I have been involved with the FED-UP I and II rallies, tens of thousands of gun owners marching on the Hill in Ottawa to protest law C68 but it was all a waste of time. And now Harper rejects his own committee recommendations to ease the draconian laws. Canada does not have a 2nd Amendment (in fact, NO property rights enshrined) so it was/is doomed to go the same way as England and Australia (not quite there just yet but the writing is on the wall). The USA must never, ever allow gov’t thugs to take away the RKBA. If RKBA falls, other rights will follow. I sure didn’t move here to see the US go down the Canadian path. I’ve already joined the NRA and am doing everything I can. Every gun owner should be!

  12. avatarGreg Camp says:

    Note that the idea of universal background checks isn’t presented as an attempt at compromise. If a system were set up whereby buyers enter their information and an answer–yes or no–pops up on the screen with no record made, I’d have no major objection to this, but in response to such a waste of time, I want something in return. Eliminating the ATF form and bound books, for example.

    Whenever gun control freaks yammer about compromise, ask what they’re willing to give in return. The answer is invariably nothing.

  13. avatarBlaxsun says:

    Universal background checks aren’t the solution, either. Criminals will simply get what they need on the black market, steal it or utilize a straw buyer (as we saw recently in NY). And until we start marking the mentally insane with a scarlet “I”, it’s going to be pretty hard to detect or deter them (especially if they lift firearms from legitimate owners).

    Take it from your Northern neighbours: Firearms owners threw “assault weapon” owners under the bus in the vain hope that they’d be spared. We say AR15s restricted en-masse, a magazine limit of 5 rounds and numerous other firearms prohibited and seized without compensation.

    Lo and behold, within a few short years they came for the turncoats as well in the form of a national firearms registry. It’s taken us 2 decades to even begin to start repealing and undoing the damage (which did substantial damage to our firearms industry).

    Give an inch, and they’ll be back tomorrow for another inch. It’s death by 1,000 cuts.

  14. avatarMy Name Is Bob says:

    I got a better idea still-Don’t do *ANY* new gun laws, we have enough BS to put up with as is!

  15. “Our rights trampled on”?
    “Freedoms taken away?”
    “Oppression?”

    You all seem to have no clue what the situation here in Canada is. We work to change the things we feel need changing. Transport permits for restricted guns. Random storage checks. Wrongful classification of firearms. Making the AR-15 a viable hunting rifle.

    What we DON’T fight for is your nonsense of civilian militias, concealed carry and zero gun control. In case you haven’t noticed, Canada is not America. We don’t have a gun violence epidemic. We don’t have mass shootings (one in the last 20 years, 2006 which took 3 lives including the shooter) and the vast majority of gun owners here don’t buy into the paranoia of “(insert Canadian official) gonna take our guns”.

    The fact is, here in Canada, the typical gun owner is either a hunter, a skeet shooter, a competitive marksman, a collector or just a guy who likes to take his buddies to the range. You’ll find few people who think introducing concealed carry here is a good idea. You’ll find few people here who think going lax on the storage regulations is a good idea. You’ll find few people who think it’s a good idea to have people owning guns without taking a basic safety and knowledge course and getting checked out by the RCMP.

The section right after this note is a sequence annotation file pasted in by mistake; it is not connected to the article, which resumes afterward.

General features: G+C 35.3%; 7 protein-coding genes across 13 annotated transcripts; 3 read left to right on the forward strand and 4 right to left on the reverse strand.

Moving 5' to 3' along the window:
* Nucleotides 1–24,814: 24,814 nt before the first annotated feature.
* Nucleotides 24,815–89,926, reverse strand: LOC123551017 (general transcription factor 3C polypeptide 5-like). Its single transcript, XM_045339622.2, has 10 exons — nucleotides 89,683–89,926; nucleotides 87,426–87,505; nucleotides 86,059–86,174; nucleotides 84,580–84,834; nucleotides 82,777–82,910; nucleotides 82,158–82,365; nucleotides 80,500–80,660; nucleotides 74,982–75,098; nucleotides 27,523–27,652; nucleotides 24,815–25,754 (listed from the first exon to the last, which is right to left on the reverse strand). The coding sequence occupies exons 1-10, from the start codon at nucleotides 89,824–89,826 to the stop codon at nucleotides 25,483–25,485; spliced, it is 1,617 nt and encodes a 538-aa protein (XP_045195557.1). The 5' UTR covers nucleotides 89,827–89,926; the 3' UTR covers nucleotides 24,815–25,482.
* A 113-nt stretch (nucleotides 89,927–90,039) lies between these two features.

Why? Because gun owners in Canada know that background checks are not about “taking away our God given freedoms”, they’re about keeping guns out of the hands of people who shouldn’t have them. It means that if Adam Lansa was Canadian, it would be highly likely that he would be denied a PAL and the rifles he used would have been locked and inaccessible to him anyway. It means that in Canada, the answer to gun violence on the street is not more guns but less. And it’s worked so far. It means that you will never hear of a child accidentally killing themselves or their sibling because daddy thought a gun under the pillow was a good idea. Does our system always work? Heck no. But judging by our track record, if it ain’t broke don’t fix it. Not saying that’s the answer for you but it’s the answer for us.

    So coming from a “gun slingin’ Alberta boy” (that’s the Texas of Canada if you didn’t know) Most of us are pretty happy with the laws in place right now. Is it inconvenient that we have little breathing room when dealing with restricted weapons? Yes. Is it inconvenient that our mag capacity is 5 rounds for a rifle? Yes (10 rounds for a pistol is not inconvenient). But if the day comes when the “SHTF” as you say down there, it will take me less than a half an hour with a set of pliers for all my mags to all the sudden be the good ‘ol 30′s that you love so much. And is it inconvenient that we must be a paying member of a gun club to own and use restricted firearms? Slightly. But in Canada, the only legitimate reason you can list on your RPAL application for the ownership of restricted weapons is target shooting anyway, so it’s not far out to expect people to actually go to the place they said they’re interested in.

    But when it comes down to it, those ‘inconveniences’ are part of a response to crime that has proven itself in my country. So if I want to call myself a responsible gun owner, that not only means being safe at the range and in the handling and storage of my firearms, but also in knowing that the policies and laws I choose to promote, oppose or change in the name of “freedom” or “convenience” have an impact on more people than myself and more people than gun owners.

    So since your country’s problems are yours and my country’s problems are mine, I’m going to offer you no advice on how to solve your problems and I expect you do the same, without using the state of my country as a pawn in your political battle. All I will say is this; more people will understand and sympathize with what you’re trying to accomplish when you start treating the gun control debate as a great big group of relationships between human beings rather than who has what right in what document laid down hundreds of years ago.

    /Endrant